Commencement is Only the Beginning of Tracking and Measuring Our Student Impact
Dr. Katelyn Sanders
Director of Admission & Alumni Affairs
Bernard J Dunn School of Pharmacy
Dr. Scott D. Miller
Virginia Wesleyan University
As we end the 2022-2023 academic year, it’s worth noting that we are saying goodbye to not just a special class of students, but also to a way of thinking about college itself.
The students who are graduating with four-year degrees this year originally began their college experience in 2019-2020. This means they are the last class of students who chose their school and their major before the COVID–19 pandemic changed the world. Whatever future they thought they were preparing themselves for was drastically disrupted along the way, and as a result they have had to adapt and pivot at every turn.
On the other hand, the incoming class of 2023-2024 is also a special class. They were high school freshmen in 2020-2021, which means they’ve never had what we would think of as a “typical” secondary education experience. It also means that from this class onward, our colleges and universities will be serving students whose expectations of the future have been irrevocably shaped by their pandemic years.
What does this mean for the enrollment process? We believe there are three key takeaways.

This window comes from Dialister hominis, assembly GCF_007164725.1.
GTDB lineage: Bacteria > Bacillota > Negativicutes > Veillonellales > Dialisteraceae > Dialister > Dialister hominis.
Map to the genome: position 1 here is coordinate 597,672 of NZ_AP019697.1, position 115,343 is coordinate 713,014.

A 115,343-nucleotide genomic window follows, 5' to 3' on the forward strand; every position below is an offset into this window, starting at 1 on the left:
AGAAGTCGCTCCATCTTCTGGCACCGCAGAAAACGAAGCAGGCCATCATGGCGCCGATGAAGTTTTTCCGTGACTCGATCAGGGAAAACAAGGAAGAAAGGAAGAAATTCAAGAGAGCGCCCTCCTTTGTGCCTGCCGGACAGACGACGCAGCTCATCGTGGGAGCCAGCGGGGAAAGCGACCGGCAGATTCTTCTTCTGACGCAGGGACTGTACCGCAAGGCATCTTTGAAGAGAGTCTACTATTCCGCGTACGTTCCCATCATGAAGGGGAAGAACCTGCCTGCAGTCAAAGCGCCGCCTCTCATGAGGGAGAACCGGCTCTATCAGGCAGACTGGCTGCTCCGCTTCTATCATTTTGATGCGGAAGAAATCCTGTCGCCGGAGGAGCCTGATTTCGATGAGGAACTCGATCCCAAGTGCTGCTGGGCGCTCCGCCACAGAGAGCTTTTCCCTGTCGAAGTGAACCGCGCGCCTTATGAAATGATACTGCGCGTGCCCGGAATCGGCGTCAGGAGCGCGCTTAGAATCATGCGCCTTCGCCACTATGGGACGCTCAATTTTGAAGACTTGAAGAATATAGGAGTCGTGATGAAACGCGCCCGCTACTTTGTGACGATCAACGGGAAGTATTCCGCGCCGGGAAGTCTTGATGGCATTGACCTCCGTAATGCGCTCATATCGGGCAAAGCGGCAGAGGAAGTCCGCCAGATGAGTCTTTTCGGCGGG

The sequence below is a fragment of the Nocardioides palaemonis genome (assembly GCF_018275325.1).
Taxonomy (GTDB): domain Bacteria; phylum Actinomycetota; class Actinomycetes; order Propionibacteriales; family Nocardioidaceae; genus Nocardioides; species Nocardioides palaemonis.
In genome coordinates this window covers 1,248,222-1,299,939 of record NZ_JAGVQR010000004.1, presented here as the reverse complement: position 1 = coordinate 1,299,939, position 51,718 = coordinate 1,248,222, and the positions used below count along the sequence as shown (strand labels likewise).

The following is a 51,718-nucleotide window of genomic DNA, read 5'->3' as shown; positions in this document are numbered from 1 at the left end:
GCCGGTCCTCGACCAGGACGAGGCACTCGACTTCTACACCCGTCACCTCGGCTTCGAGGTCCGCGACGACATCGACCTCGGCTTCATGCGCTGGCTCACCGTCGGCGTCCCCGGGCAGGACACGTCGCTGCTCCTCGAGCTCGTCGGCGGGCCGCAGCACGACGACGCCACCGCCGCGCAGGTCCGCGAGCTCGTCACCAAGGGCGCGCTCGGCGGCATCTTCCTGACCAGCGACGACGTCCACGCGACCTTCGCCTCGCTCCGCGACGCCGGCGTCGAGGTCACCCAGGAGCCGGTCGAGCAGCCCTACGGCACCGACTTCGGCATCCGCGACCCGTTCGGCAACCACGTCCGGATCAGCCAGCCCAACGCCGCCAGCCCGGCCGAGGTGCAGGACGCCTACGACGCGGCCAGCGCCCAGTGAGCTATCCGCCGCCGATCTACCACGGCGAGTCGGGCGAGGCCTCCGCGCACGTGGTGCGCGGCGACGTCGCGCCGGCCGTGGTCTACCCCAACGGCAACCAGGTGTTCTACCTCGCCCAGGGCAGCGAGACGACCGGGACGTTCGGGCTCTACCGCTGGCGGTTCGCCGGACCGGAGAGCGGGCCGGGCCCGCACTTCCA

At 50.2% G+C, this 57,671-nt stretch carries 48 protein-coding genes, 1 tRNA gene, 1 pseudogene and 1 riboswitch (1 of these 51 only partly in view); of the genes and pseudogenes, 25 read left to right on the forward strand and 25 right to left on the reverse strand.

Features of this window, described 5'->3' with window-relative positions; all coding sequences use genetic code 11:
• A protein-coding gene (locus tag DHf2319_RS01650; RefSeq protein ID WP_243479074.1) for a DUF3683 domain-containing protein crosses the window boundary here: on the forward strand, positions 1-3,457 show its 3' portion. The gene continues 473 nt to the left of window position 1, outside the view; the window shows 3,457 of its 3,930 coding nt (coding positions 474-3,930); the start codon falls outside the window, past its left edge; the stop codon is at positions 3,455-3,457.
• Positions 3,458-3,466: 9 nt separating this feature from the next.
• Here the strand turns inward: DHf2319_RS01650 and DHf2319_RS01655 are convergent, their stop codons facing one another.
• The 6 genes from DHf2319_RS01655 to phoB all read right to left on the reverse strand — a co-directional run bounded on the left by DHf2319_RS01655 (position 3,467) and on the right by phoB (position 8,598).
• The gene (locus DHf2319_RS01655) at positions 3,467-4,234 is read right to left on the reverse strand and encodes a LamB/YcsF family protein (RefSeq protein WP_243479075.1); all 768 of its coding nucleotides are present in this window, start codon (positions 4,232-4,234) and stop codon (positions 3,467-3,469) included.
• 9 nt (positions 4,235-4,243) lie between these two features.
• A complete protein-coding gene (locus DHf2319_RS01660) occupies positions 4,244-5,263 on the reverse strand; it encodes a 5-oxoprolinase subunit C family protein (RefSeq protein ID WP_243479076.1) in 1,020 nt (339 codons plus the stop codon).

College Is No Longer the Default Choice for High School Graduates
For decades now, the general expectation of many high school students has been that college naturally follows high school, making the process of choosing which college to attend a matter of selecting one from a group of similar possibilities. To stand out from the pack, colleges needed to offer a unique experience, a high-quality education, ample academic and career development support, and other tangible benefits that help differentiate them from all the other schools that a potential enrollee might be considering.
But with college enrollment having dropped significantly during the pandemic, the truth is that high school graduates no longer see attending a four-year college as the automatic next step in their lives, or even on their career paths. Instead, many young people are either enrolling in community college to reduce their student loan debts or they are entering the workforce directly. This means colleges must not only find ways to differentiate themselves from their fellow institutions, but they must also make a compelling case as to why attending a four-year institution is the best option for that student compared to all the other reasonable alternatives.